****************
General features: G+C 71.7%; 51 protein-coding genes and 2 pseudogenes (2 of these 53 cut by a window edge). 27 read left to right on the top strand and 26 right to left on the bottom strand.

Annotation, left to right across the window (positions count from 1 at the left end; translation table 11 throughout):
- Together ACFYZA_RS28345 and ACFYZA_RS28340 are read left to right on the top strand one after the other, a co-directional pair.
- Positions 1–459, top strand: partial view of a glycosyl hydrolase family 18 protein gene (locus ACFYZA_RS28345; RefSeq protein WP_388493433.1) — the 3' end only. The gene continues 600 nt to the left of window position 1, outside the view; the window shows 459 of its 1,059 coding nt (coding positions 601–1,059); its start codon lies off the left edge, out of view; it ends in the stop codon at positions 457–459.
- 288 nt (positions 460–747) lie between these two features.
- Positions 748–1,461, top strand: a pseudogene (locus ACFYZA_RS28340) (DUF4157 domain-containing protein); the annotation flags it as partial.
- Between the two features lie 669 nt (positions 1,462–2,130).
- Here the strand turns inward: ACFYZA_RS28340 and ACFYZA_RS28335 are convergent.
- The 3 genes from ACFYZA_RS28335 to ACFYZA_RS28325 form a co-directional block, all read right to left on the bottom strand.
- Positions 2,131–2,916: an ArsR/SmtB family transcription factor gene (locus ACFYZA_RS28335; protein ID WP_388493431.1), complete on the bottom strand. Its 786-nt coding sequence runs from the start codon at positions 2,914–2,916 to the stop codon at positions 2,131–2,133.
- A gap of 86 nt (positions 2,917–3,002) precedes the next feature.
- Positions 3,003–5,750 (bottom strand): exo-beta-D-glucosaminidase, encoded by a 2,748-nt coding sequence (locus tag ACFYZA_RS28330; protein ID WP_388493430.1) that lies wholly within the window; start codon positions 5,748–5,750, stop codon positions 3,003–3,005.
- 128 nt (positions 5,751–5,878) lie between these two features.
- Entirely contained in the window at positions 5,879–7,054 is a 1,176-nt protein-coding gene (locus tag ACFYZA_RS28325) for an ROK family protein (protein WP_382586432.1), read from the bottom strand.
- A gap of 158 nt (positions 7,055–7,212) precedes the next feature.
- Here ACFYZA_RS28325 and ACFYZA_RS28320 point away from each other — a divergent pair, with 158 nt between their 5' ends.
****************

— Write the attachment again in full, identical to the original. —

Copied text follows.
General features: G+C 71.7%; 51 protein-coding genes and 2 pseudogenes (2 of these 53 cut by a window edge). 27 read left to right on the top strand and 26 right to left on the bottom strand.

Annotation, left to right across the window (positions count from 1 at the left end; translation table 11 throughout):
- Together ACFYZA_RS28345 and ACFYZA_RS28340 are read left to right on the top strand one after the other, a co-directional pair.
- Positions 1–459, top strand: partial view of a glycosyl hydrolase family 18 protein gene (locus ACFYZA_RS28345; RefSeq protein WP_388493433.1) — the 3' end only. The gene continues 600 nt to the left of window position 1, outside the view; the window shows 459 of its 1,059 coding nt (coding positions 601–1,059); its start codon lies off the left edge, out of view; it ends in the stop codon at positions 457–459.
- 288 nt (positions 460–747) lie between these two features.
- Positions 748–1,461, top strand: a pseudogene (locus ACFYZA_RS28340) (DUF4157 domain-containing protein); the annotation flags it as partial.
- Between the two features lie 669 nt (positions 1,462–2,130).
- Here the strand turns inward: ACFYZA_RS28340 and ACFYZA_RS28335 are convergent.
- The 3 genes from ACFYZA_RS28335 to ACFYZA_RS28325 form a co-directional block, all read right to left on the bottom strand.
- Positions 2,131–2,916: an ArsR/SmtB family transcription factor gene (locus ACFYZA_RS28335; protein ID WP_388493431.1), complete on the bottom strand. Its 786-nt coding sequence runs from the start codon at positions 2,914–2,916 to the stop codon at positions 2,131–2,133.
- A gap of 86 nt (positions 2,917–3,002) precedes the next feature.
- Positions 3,003–5,750 (bottom strand): exo-beta-D-glucosaminidase, encoded by a 2,748-nt coding sequence (locus tag ACFYZA_RS28330; protein ID WP_388493430.1) that lies wholly within the window; start codon positions 5,748–5,750, stop codon positions 3,003–3,005.
- 128 nt (positions 5,751–5,878) lie between these two features.
- Entirely contained in the window at positions 5,879–7,054 is a 1,176-nt protein-coding gene (locus tag ACFYZA_RS28325) for an ROK family protein (protein WP_382586432.1), read from the bottom strand.
- A gap of 158 nt (positions 7,055–7,212) precedes the next feature.
- Here ACFYZA_RS28325 and ACFYZA_RS28320 point away from each other — a divergent pair, with 158 nt between their 5' ends.